In this manner, then, Andrea passed without danger the time of the plague, and those nuns received from the genius of that great man such a work as can bear comparison with the most excellent pictures that have been painted in our day; wherefore it is no marvel that Ramazzotto, the captain of mercenaries of Scaricalasino, sought to obtain it on several occasions during the siege of Florence, in order to send it to his chapel in S. Michele in Bosco at Bologna.
On his return to Florence, Andrea executed for Beccuccio da Gambassi, the glass-blower, who was very much his friend, a panel picture of Our Lady in the sky with the Child in her arms, and four figures below, S. John the Baptist, S. Mary Magdalene, S. Sebastian, and S. Rocco; and in the predella he made portraits from nature, which are most lifelike, of Beccuccio and his wife. This panel is now at Gambassi, a township in Valdelsa, between Volterra and Florence. For a chapel in the villa of Zanobi Bracci at Rovezzano, he painted a most beautiful picture of Our Lady suckling a Child, with a Joseph, all executed with such diligence that they stand out from the panel, so strong is the relief; and this picture is now in the house of M. Antonio Bracci, the son of that Zanobi. About the same time, also, and in the above-mentioned cloister of the Scalzo, Andrea painted two other scenes, in one of which he depicted Zacharias offering sacrifice and being made dumb by the Angel appearing to him, while in the other is the Visitation of Our Lady, beautiful to a marvel.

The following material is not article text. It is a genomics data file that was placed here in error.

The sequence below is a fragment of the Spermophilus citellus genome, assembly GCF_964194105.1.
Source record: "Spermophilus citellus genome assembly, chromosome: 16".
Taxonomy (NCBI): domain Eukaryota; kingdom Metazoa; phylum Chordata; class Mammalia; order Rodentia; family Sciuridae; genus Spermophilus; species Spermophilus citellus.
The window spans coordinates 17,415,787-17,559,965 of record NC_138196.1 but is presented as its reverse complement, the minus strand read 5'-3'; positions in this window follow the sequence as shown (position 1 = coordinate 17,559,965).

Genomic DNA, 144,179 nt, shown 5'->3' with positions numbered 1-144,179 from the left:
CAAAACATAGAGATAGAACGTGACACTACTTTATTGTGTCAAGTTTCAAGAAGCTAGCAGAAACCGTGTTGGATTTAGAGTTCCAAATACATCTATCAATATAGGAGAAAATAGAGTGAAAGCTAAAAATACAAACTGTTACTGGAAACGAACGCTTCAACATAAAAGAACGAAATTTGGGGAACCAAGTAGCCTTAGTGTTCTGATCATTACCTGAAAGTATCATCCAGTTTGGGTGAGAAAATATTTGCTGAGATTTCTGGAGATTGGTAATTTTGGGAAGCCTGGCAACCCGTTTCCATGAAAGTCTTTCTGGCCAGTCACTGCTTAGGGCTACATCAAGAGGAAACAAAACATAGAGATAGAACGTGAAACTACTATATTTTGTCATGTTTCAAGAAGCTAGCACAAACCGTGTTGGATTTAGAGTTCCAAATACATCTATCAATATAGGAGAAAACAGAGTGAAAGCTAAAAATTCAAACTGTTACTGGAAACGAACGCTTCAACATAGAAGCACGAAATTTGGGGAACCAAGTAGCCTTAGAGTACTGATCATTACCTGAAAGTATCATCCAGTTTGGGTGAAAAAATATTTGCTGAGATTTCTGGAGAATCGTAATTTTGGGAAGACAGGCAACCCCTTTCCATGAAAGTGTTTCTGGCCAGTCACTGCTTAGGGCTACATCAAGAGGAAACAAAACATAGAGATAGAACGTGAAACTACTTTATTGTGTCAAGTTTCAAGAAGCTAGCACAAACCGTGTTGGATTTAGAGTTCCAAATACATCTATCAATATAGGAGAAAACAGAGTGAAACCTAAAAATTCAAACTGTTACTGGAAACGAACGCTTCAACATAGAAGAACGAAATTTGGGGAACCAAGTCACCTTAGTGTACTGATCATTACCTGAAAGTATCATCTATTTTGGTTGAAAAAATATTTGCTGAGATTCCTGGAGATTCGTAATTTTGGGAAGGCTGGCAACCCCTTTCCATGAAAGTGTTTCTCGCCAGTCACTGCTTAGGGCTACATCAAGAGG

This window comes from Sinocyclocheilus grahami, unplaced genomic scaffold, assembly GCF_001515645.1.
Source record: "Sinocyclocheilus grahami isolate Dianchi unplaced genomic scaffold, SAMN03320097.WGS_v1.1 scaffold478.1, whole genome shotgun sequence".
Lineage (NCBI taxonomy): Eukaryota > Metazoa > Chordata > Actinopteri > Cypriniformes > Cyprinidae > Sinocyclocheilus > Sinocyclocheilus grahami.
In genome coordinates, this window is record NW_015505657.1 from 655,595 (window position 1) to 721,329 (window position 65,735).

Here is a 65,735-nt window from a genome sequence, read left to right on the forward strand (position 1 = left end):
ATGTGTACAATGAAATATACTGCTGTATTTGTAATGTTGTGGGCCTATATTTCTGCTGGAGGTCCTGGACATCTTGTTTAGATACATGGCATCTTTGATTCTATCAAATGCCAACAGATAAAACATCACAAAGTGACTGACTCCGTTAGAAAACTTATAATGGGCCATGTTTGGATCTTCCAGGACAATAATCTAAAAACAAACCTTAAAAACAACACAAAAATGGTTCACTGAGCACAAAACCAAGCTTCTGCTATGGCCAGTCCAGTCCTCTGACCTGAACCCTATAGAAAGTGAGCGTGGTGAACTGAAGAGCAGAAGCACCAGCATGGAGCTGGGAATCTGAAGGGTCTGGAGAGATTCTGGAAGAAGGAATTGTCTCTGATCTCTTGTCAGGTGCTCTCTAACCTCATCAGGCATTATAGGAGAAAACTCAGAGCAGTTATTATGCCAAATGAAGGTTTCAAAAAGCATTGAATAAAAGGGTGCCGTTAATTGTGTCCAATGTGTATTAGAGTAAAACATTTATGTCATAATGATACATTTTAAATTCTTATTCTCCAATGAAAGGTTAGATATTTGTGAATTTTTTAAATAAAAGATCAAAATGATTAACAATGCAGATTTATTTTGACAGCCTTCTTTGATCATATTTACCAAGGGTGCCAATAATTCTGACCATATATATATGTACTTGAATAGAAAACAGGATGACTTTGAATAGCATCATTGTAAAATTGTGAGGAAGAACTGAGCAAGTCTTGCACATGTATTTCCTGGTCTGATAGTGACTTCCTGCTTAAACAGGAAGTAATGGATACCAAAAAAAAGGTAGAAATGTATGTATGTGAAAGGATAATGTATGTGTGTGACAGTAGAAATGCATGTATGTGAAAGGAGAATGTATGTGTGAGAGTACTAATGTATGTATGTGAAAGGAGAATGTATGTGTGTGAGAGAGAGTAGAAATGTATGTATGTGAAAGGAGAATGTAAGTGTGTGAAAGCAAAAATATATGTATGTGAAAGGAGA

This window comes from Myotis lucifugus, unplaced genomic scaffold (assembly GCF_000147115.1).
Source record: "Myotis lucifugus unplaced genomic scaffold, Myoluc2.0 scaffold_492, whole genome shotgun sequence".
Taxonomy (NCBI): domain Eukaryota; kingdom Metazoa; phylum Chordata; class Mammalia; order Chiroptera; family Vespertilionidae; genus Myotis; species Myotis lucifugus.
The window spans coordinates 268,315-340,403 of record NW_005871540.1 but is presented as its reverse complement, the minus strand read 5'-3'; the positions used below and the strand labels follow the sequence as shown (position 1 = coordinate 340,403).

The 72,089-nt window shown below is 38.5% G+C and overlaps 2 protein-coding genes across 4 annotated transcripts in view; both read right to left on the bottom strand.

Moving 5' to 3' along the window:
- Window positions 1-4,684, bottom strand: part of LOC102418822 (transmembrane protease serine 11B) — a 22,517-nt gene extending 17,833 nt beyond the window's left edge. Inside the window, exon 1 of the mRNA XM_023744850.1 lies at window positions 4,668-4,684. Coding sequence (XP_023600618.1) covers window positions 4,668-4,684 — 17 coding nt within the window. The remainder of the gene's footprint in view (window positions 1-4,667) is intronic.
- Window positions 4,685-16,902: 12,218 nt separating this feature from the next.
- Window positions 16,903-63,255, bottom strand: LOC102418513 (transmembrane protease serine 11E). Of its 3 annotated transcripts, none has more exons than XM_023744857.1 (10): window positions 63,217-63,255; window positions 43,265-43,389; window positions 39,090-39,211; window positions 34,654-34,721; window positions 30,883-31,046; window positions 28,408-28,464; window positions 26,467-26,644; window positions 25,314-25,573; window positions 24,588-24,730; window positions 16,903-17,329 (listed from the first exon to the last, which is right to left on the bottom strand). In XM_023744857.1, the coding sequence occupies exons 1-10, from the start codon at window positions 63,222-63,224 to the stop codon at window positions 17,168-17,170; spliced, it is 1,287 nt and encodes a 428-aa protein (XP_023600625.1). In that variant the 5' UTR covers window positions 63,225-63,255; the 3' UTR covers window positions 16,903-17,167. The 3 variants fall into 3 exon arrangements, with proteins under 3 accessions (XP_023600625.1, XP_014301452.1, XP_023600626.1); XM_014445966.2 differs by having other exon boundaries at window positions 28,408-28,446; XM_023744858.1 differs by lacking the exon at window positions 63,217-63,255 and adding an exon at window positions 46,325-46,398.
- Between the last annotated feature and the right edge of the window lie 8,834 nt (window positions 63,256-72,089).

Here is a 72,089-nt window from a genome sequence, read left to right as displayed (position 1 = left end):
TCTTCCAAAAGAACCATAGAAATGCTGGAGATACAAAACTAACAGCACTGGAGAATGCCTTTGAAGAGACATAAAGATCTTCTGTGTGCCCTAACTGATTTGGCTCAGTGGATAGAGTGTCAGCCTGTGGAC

Now Federigo II, Duke of Mantua, in passing through Florence on his way to make obeisance to Clement VII, saw over a door in the house of the Medici that portrait of Pope Leo between Cardinal Giulio de' Medici and Cardinal de' Rossi, which the most excellent Raffaello da Urbino had formerly painted; and being extraordinarily pleased with it, he resolved, being a man who delighted in pictures of such beauty, to make it his own. And so, when he was in Rome and the moment seemed to him to have come, he asked for it as a present from Pope Clement, who courteously granted his request. Thereupon orders were sent to Florence to Ottaviano de' Medici, under whose care and government were Ippolito and Alessandro, that he should have it packed up and taken to Mantua. This matter was very displeasing to the Magnificent Ottaviano, who would never have consented to deprive Florence of such a picture, and he marvelled that the Pope should have given it up so readily. However, he answered that he would not fail to satisfy the Duke; but that, since the frame was bad, he was having a new one made, and when it had been gilt he would send the picture with every possible precaution to Mantua. This done, Messer Ottaviano, in order to "save both the goat and the cabbage," as the saying goes, sent privately for Andrea and told him how the matter stood, and how there was no way out of it but to make an exact copy of the picture with the greatest care and send it to the Duke, secretly retaining the one by the hand of Raffaello. Andrea, then, having promised to do all in his power and knowledge, caused a panel to be made similar in size and in every respect, and painted it secretly in the house of Messer Ottaviano.